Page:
There are many different kinds of supplements on the market. This blog post will discuss the types of supplements that are used to achieve direct performance benefits.
Other blog posts in this series are:
- Should I take supplements or not? How do I know if they’re safe?
- Use of supplements to correct and prevent nutrition deficiencies
- Use of supplements for practical reasons
- Use of supplements to achieve indirect performance benefits
Some generic truth about supplements
The fact a supplement was scientifically proven to enhance performance doesn’t necessarily mean it improves the performance of anyone. Every supplement works under certain conditions. If those conditions do not apply to you, you are wasting your money.
You should always experiment with a new supplement in a training session before taking it in crunch time. If you can, try to simulate a competitive situation during that session. Only if you don’t experience any adverse effects you can consider taking this supplement in a competition. Pay attention to the origin and brand of the supplement and ensure the risk of contamination with prohibited substances is very low.
Now, about performance, which supplements are we talking about?
At the moment there are only a handful of supplements with an adequate level of support by quality research, that may directly improve performance and are not listed as doping. Those supplements are caffeine, creatine monohydrate, nitrate, sodium bicarbonate and possibly also beta-alanine.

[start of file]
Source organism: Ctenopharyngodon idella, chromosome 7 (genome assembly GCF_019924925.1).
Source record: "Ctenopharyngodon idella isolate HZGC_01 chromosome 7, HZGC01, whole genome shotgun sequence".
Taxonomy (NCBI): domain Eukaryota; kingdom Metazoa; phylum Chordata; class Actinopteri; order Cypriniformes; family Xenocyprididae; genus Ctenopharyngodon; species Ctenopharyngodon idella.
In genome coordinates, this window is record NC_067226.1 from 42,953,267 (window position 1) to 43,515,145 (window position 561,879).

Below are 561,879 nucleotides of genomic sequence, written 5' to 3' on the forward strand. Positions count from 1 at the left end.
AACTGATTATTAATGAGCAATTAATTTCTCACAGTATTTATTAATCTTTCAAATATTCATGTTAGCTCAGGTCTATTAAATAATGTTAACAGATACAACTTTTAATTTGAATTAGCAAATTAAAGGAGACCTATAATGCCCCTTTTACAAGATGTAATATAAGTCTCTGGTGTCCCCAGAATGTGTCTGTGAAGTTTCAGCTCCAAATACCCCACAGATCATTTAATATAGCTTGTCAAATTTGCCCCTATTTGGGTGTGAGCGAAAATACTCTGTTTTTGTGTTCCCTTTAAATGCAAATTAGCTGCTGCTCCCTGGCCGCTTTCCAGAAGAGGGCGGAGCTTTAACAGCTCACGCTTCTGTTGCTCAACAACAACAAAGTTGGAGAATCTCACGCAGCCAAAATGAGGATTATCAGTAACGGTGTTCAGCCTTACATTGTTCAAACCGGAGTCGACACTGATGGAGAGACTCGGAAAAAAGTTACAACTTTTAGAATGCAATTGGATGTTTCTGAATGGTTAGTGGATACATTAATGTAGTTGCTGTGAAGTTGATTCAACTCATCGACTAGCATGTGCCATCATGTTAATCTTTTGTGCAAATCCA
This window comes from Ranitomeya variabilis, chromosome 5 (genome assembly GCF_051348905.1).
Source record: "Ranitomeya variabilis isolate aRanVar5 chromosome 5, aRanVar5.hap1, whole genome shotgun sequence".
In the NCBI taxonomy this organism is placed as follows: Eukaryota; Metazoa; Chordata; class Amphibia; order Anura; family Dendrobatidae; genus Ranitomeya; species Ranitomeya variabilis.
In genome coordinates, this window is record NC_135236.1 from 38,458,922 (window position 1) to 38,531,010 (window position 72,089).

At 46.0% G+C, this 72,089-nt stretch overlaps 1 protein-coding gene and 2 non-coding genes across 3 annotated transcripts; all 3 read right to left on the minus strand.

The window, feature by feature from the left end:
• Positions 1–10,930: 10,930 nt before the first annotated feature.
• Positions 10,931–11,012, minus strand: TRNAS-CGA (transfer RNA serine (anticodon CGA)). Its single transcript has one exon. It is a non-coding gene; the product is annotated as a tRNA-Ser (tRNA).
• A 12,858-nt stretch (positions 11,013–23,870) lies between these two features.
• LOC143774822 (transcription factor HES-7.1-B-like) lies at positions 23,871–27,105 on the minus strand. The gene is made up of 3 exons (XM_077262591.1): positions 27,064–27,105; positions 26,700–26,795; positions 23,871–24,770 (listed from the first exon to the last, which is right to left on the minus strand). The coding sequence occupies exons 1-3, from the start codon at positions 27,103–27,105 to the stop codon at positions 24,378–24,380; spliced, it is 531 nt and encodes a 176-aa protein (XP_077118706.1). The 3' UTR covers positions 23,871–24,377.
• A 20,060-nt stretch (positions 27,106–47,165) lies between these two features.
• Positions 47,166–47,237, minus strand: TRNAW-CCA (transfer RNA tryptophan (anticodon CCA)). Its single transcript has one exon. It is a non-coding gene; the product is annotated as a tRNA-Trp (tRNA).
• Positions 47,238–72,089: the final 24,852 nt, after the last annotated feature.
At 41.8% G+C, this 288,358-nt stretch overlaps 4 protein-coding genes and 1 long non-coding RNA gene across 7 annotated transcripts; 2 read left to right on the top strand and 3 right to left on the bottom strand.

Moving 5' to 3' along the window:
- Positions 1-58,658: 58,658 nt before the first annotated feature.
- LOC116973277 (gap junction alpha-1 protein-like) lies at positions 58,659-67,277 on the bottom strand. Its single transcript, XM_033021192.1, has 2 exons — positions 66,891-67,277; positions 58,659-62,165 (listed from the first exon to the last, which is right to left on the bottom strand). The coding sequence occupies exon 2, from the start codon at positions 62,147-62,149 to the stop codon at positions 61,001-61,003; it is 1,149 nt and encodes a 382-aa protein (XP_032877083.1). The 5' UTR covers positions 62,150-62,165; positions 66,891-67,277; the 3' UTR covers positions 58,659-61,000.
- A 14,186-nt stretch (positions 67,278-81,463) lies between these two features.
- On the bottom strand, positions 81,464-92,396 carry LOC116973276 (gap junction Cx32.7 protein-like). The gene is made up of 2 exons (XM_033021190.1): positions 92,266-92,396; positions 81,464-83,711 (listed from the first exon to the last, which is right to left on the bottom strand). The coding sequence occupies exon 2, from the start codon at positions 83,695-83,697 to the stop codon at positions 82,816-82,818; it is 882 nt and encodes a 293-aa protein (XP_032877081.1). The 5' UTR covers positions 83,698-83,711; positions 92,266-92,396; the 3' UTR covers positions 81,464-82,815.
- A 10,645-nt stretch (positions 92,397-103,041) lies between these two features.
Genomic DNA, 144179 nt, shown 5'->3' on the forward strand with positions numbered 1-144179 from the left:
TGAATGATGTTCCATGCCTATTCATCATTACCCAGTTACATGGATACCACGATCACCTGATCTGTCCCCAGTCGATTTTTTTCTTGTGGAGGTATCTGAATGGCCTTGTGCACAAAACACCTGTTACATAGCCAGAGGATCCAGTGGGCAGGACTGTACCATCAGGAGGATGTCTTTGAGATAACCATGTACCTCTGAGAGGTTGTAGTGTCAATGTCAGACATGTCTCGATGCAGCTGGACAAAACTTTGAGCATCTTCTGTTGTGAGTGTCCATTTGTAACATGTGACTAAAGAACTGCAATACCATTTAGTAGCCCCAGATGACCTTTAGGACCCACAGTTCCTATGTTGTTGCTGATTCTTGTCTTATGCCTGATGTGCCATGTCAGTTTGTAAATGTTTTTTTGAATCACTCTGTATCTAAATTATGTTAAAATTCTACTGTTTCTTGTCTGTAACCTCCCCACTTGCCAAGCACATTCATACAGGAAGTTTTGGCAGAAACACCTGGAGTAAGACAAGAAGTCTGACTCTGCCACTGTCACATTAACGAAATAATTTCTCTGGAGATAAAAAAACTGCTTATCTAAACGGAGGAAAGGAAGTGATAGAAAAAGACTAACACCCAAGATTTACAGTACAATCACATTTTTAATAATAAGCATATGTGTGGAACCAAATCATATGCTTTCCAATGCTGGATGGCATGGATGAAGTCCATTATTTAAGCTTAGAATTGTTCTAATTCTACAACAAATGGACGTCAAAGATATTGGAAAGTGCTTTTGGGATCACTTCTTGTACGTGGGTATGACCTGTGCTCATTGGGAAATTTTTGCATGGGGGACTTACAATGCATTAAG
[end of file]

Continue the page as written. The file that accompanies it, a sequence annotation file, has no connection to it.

What are these supplements good for?
Caffeine is useful for endurance sports as well as supramaximal and/or repeated sprint tasks. It reduces the perception of exertion and improves vigilance and alertness.
Creatine monohydrate increases the creatine stores in the muscle. This is mainly interesting for high-intensity sports as it leads to greater gains in lean mass, muscular strength, and power.
Nitrate (or beetroot) improves vasodilatation and reduces oxygen costs of different activities. Therefore, it an improve performance in endurance as well as high-intensity exercises.
Sodium bicarbonate, as well as beta alanine, buffer the acidity in the muscle, which can help to sustain high-intensity performance. While they both aim for the same outcome they work slightly different. Sodium-bicarbonate improves extracellular buffering capacity. Beta-alanine improves intracellular buffering capacity.
A more detailed explanation about the use, mechanism, dosage, effects and side effects can be found in the blog post of each supplement specifically. Remember these supplements are just a tip of the iceberg. The base should always be a good nutritional base and adequate nutrition around training
All this information is based on a consensus statement of the IOC